If you thought that you were constantly driving with a potential bomb in your car, how often would you drive it? Indeed, most people understand that if a gas tank became ruptured, the results would be catastrophic. This is why many cars are designed so that the tank will not be compromised in the event of an accident.
The same theory applies with airbags. They are supposed to inflate instantly so that the driver and other occupants may be protected. However, depending on what is used to inflate the bags, the canister containing the airbags could be a bomb itself.
We have noted how airbags manufactured by Takata have been recalled because of how the canister could explode, sending metal, shrapnel-like fragments into unsuspecting drivers. However, a recent article in the Atlantic sheds more light on what may have caused the defective airbags.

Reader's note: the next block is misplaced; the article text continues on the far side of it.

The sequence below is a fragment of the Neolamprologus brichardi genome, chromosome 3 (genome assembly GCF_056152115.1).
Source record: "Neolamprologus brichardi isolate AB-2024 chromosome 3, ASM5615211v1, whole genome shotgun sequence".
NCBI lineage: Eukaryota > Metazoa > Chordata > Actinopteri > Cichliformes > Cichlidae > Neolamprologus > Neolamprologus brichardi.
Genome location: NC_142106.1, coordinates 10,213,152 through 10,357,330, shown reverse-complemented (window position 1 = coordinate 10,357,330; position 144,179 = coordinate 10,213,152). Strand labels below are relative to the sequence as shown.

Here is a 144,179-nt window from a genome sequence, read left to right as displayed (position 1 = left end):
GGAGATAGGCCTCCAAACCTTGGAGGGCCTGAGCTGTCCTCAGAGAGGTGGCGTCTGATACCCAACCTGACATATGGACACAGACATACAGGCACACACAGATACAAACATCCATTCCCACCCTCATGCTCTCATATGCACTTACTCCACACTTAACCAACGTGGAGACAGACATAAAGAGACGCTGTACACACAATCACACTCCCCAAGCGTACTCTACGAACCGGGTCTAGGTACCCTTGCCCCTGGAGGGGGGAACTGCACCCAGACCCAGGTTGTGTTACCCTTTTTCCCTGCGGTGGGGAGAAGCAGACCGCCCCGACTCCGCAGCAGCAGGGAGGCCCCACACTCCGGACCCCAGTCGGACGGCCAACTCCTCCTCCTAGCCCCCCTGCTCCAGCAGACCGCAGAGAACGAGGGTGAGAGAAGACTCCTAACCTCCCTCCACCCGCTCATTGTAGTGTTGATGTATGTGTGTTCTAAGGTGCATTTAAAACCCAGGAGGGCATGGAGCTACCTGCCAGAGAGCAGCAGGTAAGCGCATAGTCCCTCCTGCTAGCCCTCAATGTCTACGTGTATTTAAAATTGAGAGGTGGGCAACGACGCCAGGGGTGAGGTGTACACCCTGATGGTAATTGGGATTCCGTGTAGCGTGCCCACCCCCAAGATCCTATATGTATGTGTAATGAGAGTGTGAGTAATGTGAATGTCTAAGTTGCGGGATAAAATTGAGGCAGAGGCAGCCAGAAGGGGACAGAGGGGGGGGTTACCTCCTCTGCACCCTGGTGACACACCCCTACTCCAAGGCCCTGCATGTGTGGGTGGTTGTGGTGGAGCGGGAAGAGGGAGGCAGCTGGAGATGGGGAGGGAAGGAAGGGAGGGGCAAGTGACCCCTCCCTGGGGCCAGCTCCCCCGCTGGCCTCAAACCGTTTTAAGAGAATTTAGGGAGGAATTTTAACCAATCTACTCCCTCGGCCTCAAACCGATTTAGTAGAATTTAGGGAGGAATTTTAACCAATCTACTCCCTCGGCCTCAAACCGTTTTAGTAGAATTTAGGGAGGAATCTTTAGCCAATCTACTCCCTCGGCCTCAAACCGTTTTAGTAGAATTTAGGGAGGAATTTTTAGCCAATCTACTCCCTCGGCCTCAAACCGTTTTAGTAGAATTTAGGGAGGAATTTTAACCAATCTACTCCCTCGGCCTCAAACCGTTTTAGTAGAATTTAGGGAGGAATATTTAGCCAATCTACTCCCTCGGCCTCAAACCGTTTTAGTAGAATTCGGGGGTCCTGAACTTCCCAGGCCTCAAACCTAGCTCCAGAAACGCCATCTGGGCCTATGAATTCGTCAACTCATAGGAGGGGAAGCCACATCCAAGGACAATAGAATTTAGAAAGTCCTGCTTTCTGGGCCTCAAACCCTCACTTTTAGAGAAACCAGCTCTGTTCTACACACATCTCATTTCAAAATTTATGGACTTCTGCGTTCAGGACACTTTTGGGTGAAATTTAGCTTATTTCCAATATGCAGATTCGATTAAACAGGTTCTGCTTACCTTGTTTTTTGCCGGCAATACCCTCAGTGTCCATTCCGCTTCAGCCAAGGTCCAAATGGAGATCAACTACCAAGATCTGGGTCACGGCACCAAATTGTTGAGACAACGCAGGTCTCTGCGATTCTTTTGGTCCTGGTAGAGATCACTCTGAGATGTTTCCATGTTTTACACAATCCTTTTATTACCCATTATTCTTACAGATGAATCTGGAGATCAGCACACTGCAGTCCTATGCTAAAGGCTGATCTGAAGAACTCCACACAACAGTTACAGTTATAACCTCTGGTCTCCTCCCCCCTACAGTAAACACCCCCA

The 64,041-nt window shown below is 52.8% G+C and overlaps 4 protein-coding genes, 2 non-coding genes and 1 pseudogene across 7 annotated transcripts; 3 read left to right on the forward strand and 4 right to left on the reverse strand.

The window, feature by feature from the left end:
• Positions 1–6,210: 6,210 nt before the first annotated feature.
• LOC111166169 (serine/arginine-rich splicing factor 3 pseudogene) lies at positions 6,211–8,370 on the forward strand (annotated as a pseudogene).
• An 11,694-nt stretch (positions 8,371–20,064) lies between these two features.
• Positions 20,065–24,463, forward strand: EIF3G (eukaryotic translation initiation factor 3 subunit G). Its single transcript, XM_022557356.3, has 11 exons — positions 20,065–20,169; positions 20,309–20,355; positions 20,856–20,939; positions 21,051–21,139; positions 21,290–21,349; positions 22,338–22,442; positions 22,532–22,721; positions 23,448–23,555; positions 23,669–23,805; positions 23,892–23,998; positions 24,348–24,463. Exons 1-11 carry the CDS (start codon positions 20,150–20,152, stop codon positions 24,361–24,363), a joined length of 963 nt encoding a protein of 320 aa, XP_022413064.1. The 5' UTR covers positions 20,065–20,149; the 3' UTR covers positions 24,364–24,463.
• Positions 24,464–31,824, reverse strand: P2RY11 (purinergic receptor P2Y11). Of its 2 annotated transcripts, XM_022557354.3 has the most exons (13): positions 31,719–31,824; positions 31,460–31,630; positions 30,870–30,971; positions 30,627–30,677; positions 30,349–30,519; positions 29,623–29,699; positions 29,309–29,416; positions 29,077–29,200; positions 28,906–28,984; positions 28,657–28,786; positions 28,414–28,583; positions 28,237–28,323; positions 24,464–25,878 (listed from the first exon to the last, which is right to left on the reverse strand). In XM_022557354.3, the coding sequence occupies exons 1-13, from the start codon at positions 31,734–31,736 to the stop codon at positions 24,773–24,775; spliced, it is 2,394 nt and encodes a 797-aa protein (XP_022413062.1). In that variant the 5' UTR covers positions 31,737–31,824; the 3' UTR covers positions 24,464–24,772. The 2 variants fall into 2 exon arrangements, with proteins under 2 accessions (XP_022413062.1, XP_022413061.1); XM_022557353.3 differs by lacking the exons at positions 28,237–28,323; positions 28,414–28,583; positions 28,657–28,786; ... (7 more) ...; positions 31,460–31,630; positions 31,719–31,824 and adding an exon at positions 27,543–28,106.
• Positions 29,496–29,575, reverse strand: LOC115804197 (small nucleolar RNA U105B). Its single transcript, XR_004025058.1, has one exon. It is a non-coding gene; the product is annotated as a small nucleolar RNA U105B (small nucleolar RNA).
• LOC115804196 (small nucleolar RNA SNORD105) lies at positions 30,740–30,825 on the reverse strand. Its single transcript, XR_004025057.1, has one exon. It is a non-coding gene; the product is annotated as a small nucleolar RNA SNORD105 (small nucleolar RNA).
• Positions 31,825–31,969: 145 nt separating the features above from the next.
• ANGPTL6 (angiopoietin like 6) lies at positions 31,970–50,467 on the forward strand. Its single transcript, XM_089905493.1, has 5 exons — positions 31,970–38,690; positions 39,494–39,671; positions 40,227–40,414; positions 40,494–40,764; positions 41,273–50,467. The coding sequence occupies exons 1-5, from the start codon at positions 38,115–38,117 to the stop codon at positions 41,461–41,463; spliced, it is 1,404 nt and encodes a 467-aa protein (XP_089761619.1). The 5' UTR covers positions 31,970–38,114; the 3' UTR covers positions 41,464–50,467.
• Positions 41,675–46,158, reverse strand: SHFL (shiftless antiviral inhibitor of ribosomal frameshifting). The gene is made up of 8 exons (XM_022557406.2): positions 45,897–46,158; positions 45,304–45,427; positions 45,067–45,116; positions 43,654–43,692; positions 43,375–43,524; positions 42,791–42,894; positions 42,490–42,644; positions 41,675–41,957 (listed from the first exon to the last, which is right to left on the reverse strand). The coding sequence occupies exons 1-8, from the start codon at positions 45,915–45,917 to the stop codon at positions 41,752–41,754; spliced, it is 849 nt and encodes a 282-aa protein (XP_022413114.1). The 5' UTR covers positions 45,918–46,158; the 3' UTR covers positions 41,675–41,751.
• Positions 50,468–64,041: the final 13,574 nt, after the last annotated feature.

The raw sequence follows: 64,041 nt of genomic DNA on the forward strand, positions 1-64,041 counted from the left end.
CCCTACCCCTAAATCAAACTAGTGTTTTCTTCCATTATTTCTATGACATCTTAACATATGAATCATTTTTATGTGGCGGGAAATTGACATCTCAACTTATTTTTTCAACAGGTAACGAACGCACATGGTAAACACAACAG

Essentially, the chemicals used to inflate the airbag can become unstable, which may cause the airbag canisters to explode when the airbag inflates; and it may even explode without a crash. The Atlantic article even suggested that Takata knew about the potential dangers, and did not take reasonable steps to abate the problem.
It remains to be seen whether this information will lead to a products liability lawsuit against the Japanese airbag maker. After all, it conceivably has a duty to inform consumers of potential defects and to take reasonable steps in remedying them. Indeed, millions of cars have been recalled as a result, but a number of people have been killed and injured because of exploding airbag canisters.